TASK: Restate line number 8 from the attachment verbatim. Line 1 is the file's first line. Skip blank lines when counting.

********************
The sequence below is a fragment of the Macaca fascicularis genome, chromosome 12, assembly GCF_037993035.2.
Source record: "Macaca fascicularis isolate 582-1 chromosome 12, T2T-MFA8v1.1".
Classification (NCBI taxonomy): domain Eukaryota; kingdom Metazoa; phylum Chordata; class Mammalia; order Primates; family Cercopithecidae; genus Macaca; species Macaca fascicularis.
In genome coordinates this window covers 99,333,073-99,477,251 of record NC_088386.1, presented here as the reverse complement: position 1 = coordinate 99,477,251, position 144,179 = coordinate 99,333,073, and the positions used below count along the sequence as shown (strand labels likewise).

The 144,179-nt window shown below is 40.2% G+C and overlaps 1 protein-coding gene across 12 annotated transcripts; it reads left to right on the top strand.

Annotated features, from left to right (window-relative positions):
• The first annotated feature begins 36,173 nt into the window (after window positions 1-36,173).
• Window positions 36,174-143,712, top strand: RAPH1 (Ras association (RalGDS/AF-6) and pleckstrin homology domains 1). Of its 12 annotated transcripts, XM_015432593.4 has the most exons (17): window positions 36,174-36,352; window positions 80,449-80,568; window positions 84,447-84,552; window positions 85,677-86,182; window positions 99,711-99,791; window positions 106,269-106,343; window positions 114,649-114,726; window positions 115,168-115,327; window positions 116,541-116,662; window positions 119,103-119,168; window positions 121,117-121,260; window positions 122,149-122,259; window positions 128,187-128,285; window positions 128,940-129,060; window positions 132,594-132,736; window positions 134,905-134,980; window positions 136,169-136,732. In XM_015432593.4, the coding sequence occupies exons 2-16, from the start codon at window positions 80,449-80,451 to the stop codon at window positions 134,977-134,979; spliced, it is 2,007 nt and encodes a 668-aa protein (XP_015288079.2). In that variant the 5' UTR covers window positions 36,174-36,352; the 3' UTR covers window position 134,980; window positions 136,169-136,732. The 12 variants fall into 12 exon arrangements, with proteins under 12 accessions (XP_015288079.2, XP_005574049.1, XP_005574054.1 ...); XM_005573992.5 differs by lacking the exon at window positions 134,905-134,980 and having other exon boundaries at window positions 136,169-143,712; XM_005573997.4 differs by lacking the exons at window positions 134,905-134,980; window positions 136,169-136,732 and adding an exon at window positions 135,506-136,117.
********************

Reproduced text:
• Window positions 36,174-143,712, top strand: RAPH1 (Ras association (RalGDS/AF-6) and pleckstrin homology domains 1). Of its 12 annotated transcripts, XM_015432593.4 has the most exons (17): window positions 36,174-36,352; window positions 80,449-80,568; window positions 84,447-84,552; window positions 85,677-86,182; window positions 99,711-99,791; window positions 106,269-106,343; window positions 114,649-114,726; window positions 115,168-115,327; window positions 116,541-116,662; window positions 119,103-119,168; window positions 121,117-121,260; window positions 122,149-122,259; window positions 128,187-128,285; window positions 128,940-129,060; window positions 132,594-132,736; window positions 134,905-134,980; window positions 136,169-136,732. In XM_015432593.4, the coding sequence occupies exons 2-16, from the start codon at window positions 80,449-80,451 to the stop codon at window positions 134,977-134,979; spliced, it is 2,007 nt and encodes a 668-aa protein (XP_015288079.2). In that variant the 5' UTR covers window positions 36,174-36,352; the 3' UTR covers window position 134,980; window positions 136,169-136,732. The 12 variants fall into 12 exon arrangements, with proteins under 12 accessions (XP_015288079.2, XP_005574049.1, XP_005574054.1 ...); XM_005573992.5 differs by lacking the exon at window positions 134,905-134,980 and having other exon boundaries at window positions 136,169-143,712; XM_005573997.4 differs by lacking the exons at window positions 134,905-134,980; window positions 136,169-136,732 and adding an exon at window positions 135,506-136,117.